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13 Identifying the Problems of Specify Units and Develop a Plan of Action by Problem Solving Appr

13 Identifying the Problems of Specify Units and Develop a Plan of Action by Problem Solving Appr

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Published by Naveen Eldose RN

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Published by: Naveen Eldose RN on Apr 20, 2012
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12/21/2013

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IDENTIFYING THE PROBLEMS OF SPECIFYUNITS AND DEVELOP A PLAN OF ACTIONBY PROBLEM SOLVING APPROACH
Submitted by:IInd year MSc Nursing
 
PROBLEM SOLVINGINTRODUCTION
Problem solving is a mental process and is part of the largerproblem process that includes problem finding and problem shaping.Considered the most complex of all intellectual functions, problem solving has been defined as higher-order cognitive process that requires the modulation and control of more routine or fundamental skills. Problem solving occurs when an organism or an artificial intelligence system needs to move from a given state to a desired goal state.
 DEFINITION
A nurse manger’s most effective leadership skill is problem solving
ability. A problem is asituation for which an individual has no ready response in her or his behavioral repertoire. Anoptimist might see a problem as a poorly defined opportunity for improvement in a situation.Although a problem is a provocative situation for which a person has no ready response, the
 problem’s solution need not consist of wholly new knowledge, skills, or attitudes. Often, an
effective problem solution is merely a new combination of existing ideas and abilities.OrAt this point, one may be wondering about the relationship between decision-making andproblem-solving. The first step in decision-making was to identify the problem. But problem-solving can involve the making of several decisions. The best way to define the relationshipbetween the two is to define the steps of problem-solving.
PRINCIPLES OF PROBLEM SOLVING
Problem solving like other managerial activities is facilitated by proper organization. Inorganizing subordinates, problem-solving efforts, a manager should observe the followingprinciples:
 
To resolve problems affecting organizational efficiency, the manager should separatelarge problems from small ones, use policy to solve the smaller problems, and conservemanagerial time for solving major problems.
 
 
The manager should delegate smaller problems to subordinates and teach them to solvethese by applying existing agency rules.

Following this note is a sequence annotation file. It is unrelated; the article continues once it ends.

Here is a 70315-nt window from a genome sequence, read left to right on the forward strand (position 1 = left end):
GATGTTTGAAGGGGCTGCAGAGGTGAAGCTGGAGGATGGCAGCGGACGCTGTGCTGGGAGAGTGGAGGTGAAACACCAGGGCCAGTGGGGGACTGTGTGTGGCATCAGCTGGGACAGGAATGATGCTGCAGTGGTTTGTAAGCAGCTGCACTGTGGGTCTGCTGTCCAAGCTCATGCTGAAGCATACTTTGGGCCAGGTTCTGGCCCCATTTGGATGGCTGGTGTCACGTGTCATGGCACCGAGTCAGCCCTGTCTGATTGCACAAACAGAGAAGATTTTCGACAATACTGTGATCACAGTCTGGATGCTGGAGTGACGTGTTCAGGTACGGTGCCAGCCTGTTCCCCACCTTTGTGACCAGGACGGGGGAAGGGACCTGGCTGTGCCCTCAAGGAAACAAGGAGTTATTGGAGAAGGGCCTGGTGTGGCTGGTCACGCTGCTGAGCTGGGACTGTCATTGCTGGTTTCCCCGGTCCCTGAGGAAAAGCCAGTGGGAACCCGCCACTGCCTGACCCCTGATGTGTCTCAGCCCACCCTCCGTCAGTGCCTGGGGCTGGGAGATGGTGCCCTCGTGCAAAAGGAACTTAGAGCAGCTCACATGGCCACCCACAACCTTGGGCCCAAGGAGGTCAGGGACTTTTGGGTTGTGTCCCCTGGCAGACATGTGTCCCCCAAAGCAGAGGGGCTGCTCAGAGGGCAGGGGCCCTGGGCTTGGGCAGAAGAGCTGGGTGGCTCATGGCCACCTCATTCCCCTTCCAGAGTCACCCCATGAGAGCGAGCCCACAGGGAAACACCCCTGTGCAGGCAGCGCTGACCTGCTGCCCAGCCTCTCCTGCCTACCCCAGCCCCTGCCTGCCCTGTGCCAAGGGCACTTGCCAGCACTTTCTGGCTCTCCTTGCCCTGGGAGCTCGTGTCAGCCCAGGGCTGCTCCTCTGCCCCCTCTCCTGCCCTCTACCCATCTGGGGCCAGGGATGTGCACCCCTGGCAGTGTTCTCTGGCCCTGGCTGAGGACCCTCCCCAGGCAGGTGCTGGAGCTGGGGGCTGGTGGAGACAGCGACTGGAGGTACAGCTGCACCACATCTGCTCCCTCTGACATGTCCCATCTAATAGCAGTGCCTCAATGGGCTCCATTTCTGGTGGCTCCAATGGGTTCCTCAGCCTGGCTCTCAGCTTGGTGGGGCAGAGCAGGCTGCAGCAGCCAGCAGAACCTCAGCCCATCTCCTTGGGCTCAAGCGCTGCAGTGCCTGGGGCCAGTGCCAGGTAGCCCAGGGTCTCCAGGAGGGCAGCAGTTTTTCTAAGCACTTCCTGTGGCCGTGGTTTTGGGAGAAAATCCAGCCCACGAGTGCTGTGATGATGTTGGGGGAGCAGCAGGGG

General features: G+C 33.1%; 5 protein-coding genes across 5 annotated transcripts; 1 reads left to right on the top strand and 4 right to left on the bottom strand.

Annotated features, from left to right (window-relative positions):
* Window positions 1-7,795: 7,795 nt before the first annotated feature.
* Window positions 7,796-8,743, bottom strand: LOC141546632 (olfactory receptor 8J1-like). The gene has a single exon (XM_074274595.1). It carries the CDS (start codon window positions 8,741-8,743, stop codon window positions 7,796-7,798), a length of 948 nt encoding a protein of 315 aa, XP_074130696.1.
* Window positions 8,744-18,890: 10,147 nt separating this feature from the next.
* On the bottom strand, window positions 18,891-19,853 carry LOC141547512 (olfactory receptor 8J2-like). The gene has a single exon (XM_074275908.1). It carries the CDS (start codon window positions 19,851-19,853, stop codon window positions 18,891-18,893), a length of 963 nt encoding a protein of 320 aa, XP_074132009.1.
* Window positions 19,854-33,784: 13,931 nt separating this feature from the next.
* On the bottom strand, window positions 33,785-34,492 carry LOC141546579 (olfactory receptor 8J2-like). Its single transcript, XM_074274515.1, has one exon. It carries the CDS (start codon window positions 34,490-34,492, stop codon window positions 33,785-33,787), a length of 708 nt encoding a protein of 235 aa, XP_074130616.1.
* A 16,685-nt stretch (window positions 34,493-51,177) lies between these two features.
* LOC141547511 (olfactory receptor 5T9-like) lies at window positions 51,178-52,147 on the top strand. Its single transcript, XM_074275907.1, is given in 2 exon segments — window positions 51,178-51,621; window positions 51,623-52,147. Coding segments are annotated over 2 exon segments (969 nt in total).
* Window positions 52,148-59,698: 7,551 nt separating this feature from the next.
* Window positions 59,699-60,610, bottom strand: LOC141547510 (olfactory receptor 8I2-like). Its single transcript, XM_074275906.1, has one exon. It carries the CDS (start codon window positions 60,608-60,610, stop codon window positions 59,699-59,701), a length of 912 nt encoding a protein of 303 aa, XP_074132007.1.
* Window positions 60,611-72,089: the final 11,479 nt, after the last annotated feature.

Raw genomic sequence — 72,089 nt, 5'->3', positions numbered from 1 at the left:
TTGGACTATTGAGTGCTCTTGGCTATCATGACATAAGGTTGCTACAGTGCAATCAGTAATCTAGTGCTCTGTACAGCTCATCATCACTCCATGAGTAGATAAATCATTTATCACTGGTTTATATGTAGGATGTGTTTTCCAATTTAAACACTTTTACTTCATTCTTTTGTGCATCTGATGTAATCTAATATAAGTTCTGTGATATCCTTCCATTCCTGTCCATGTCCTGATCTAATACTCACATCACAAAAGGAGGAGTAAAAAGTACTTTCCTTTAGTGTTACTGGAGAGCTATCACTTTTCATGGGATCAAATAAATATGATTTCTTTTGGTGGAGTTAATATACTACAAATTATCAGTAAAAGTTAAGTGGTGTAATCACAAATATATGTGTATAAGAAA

In resolving operational problems, the manager should consult internal and externalexperts, so that solutions will be based on current knowledge.
 
Problem solutions are most effective when the manager approaches problems in relaxedfashion and refuses to solve problems under stress.
 
It is impossible to anticipate all eventualities or to expect 100 percent accuracy indiagnosing and resolving problems. Therefore, it is unwise to agonize over selecting asolution.To conserve time, a nurse manager should ensure that job descriptions and personnel-evaluation
forms specify employees’ re
sponsibilities for problem-solving. The manager should be explicitin assigning problem-solving responsibility to particular employees and prepare detailed agendasfor problem-solving meetings. The manager should show appreciation for unacceptable, as well
as acceptable, ideas generated during employees’ search for a problem solution. An official
format should be used in presenting and reviewing proposed solutions to ensure that all
employees’ proposals receive equal consideration.
 A manager can enhance sta
ff nurses’ problem solving by teaching them multiple problem
-solving techniques. Adults learn best through immediate application and experimentation withnewly acquired information. Therefore problem-solving instruction should include in-basketexercises, where nurses are given information about real-life nursing problems, which they mustsolve by using existing resources. When problem-solving instruction is given in groups,coworkers can serve as a reference source while the nurse learns new techniques; and theprimary work group can be strengthened for problem-solving in quality circles.Inaccurate problem definition is the principal cause for poor problem-solving. Teaching nurses tofollow a step-by-step problem-solving process will improve solution quality, even for employeesincapable of analytical or creative thought. To maximize the transfer of training, the manager-trainer should call attention to the type of solution that solves the problem in each in-basketvignette and discuss probable effects of using the same solution for a problem on the nursingunit.

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